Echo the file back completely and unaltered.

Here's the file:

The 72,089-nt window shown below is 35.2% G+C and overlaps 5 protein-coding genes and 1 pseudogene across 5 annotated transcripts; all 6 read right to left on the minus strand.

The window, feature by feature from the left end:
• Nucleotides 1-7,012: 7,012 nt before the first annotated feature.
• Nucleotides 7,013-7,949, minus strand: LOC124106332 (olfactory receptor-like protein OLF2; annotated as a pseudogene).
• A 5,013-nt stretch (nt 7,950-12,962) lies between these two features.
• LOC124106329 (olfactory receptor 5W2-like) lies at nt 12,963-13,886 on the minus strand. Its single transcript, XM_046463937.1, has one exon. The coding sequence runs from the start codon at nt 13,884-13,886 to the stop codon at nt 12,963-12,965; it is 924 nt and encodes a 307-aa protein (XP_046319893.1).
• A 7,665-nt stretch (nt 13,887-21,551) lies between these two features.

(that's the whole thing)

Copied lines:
The 72,089-nt window shown below is 35.2% G+C and overlaps 5 protein-coding genes and 1 pseudogene across 5 annotated transcripts; all 6 read right to left on the minus strand.

The window, feature by feature from the left end:
• Nucleotides 1-7,012: 7,012 nt before the first annotated feature.
• Nucleotides 7,013-7,949, minus strand: LOC124106332 (olfactory receptor-like protein OLF2; annotated as a pseudogene).
• A 5,013-nt stretch (nt 7,950-12,962) lies between these two features.
• LOC124106329 (olfactory receptor 5W2-like) lies at nt 12,963-13,886 on the minus strand. Its single transcript, XM_046463937.1, has one exon. The coding sequence runs from the start codon at nt 13,884-13,886 to the stop codon at nt 12,963-12,965; it is 924 nt and encodes a 307-aa protein (XP_046319893.1).
• A 7,665-nt stretch (nt 13,887-21,551) lies between these two features.